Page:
Monday, March 25, 2013

Workplace Noise

Workplace Noise

What is acceptable and not?

You are an employer, manger or supervisor - how do you determine whether noise in your workplace is at an acceptable level for your workers and adheres to legal standards set by your provincial and federal health and safety organizations?

Permissible noise exposure depends on the duration per day in hours an individual is exposed and on the decibel level of that noise. Under the OHSA, WSBC, ISO, EPA, NIOSH, CCOHS, OSHA, CSA and other governing bodies across Canada and North America, maximum decibel levels have been set based on, for example, eight hours of exposure. Under OSHA (US), in an 8-hour day the maximum decibel level dB is 90 dB; in a 4-hour day 95dB and in a 2-hour day 100 dB. Under OHSA (ON), an 8-hour day maximum decibel level is 84 dB and a 4-hour day is 90 dB. The shorter the duration the higher the decibel level allowed.

Legislative requirements by province and country differ slightly but are all within a 5-10 dB (decibel) range of each other. Outlined below are the maximums allowable by association (provincial and federal [country]):

Excessive noise exposure depends on a number of other factors over and above daily hours exposure limit:

  • Loudness of the noise dB;
  • Duration (frequency) of exposure (outlined above);
  • Assessment of noise and determination if it is from a single source or multiple sources;
  • Personal exposure measurement.

What are the health side effects of noise? Some range from anxiety and depression to fatigue, poor digestion to more severe things like high blood pressure and heart rate to hearing loss.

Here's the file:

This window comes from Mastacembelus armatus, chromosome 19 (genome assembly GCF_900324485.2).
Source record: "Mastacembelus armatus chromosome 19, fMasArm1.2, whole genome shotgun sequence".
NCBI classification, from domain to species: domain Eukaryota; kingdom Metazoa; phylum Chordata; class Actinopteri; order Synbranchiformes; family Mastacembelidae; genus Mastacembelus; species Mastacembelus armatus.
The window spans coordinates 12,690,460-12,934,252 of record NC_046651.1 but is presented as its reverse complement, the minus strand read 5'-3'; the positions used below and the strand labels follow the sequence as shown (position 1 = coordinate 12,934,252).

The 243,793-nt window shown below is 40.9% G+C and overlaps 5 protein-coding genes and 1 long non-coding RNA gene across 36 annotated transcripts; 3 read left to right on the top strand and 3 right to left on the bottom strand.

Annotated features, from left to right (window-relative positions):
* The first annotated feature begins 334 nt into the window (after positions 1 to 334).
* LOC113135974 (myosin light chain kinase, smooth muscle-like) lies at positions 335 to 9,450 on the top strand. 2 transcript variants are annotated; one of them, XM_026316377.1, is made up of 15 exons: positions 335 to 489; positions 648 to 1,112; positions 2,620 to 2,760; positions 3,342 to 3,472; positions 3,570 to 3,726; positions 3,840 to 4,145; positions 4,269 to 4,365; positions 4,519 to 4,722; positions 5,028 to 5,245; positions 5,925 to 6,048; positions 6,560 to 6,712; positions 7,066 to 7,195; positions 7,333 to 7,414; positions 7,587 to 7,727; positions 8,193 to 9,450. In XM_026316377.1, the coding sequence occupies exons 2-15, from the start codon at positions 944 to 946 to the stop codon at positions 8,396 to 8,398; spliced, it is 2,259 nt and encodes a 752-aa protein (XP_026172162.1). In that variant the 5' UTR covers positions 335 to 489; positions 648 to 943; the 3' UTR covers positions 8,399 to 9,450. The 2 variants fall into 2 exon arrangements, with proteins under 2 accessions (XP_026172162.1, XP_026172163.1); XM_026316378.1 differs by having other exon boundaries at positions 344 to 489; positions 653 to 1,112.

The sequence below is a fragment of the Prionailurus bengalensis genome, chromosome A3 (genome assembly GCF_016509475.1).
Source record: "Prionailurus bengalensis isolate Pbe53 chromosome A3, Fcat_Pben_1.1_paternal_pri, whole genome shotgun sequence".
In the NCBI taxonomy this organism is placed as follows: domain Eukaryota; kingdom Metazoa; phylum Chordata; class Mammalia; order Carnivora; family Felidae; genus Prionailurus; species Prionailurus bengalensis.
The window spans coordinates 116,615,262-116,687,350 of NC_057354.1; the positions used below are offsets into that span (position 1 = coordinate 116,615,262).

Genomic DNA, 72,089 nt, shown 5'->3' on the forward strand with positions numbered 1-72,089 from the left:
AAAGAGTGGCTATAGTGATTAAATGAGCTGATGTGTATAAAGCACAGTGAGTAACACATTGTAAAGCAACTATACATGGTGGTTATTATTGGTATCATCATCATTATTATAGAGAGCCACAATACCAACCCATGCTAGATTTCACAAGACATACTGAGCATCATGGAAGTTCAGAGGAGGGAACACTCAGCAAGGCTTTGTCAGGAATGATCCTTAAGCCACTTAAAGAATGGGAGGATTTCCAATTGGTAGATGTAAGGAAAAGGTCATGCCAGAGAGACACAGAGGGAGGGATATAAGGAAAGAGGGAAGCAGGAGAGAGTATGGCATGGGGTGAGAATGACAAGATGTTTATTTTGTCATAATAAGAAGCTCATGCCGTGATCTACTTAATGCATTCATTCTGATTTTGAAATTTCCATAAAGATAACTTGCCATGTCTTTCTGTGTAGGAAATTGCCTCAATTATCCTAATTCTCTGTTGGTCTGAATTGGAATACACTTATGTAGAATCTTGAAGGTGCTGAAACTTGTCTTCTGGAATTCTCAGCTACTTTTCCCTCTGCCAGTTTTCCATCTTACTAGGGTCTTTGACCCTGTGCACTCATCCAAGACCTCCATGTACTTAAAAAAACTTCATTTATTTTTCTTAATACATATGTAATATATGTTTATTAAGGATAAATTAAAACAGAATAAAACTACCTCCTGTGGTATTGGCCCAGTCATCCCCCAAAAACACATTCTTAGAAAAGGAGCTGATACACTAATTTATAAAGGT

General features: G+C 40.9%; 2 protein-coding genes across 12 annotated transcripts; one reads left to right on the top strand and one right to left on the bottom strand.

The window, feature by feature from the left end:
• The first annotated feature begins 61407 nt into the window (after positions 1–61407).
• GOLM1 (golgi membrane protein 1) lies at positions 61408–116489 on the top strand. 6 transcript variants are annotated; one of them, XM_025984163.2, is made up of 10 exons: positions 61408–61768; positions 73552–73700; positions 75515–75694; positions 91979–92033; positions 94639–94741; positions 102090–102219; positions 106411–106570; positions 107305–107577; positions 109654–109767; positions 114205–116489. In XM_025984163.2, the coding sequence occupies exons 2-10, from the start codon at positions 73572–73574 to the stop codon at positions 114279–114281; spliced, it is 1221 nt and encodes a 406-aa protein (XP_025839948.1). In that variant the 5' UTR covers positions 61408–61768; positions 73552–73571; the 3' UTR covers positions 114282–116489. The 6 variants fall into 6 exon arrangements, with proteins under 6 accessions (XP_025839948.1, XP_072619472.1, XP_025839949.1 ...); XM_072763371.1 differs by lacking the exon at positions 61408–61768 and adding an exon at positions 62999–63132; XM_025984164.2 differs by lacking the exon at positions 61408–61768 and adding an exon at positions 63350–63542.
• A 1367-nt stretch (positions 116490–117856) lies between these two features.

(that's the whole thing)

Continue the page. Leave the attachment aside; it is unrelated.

Exposure to high intensity levels of noise causes not only permanent hearing loss, but can also cause a temporary decrease in hearing sensitivity, known as temporary threshold shift (TTS). This may be after an exposure to a loud noise one time or over a short period of time. During the recovery period a temporary hearing loss is evident. Repeated exposures, however, may result in permanent destruction. It's common for these individuals to complain of tinnitus (ringing in the ears) that's more noticeable in quiet environments, and can be quite loud and annoying.

An employer must ensure that a worker isn't exposed to noise in excess of the legislated maximums. An employer must control noise through engineering or administrative controls to ensure the safety of workers. If noise cannot be controlled by engineering controls or administrative controls, it must be controlled by providing workers with personal protective equipment (PPE) and training. PPE can reduce noise by 8-15 dB.

Procedures for the measurement of occupational noise exposure are outlined in the CSA Standard Z107.56-06. It explains how to carry out measurements, what instruments are needed, and how to interpret the results. There are experts in their field who can determine if the noise levels are acceptable levels.

A hearing conservation program is required by law where exposure limits are in excess of government regulated maximum exposures. Steps to take to ensure compliance and safety of your workers are:

1. Noise measurement

2. Engineering controls and administrative controls

3. Job policies and procedures

4. Education and training

5. Hearing protection: PPE

6. PPE fit test and education program

7. Post noise hazards

8. Hearing tests (annual)

9. Annual program review

An example of a few noise sources and corresponding noise levels that would require a hearing conservation program to be in place are:

  • Punch Press: 100 dB
  • Air Carbon Arc Cutting: 120 dB
  • Arc Welding: 95 dB

Hearing safety is not a game; please make use of the experts!

Lynne Bard, BA (Honours), C.H.R.P., CES
Human Resources, Safety & Risk Management Experts
Taking the Complexity out of Compliance
Beyond Rewards Inc.
Phone: 519-821-7440
Cell: 519-830-7480

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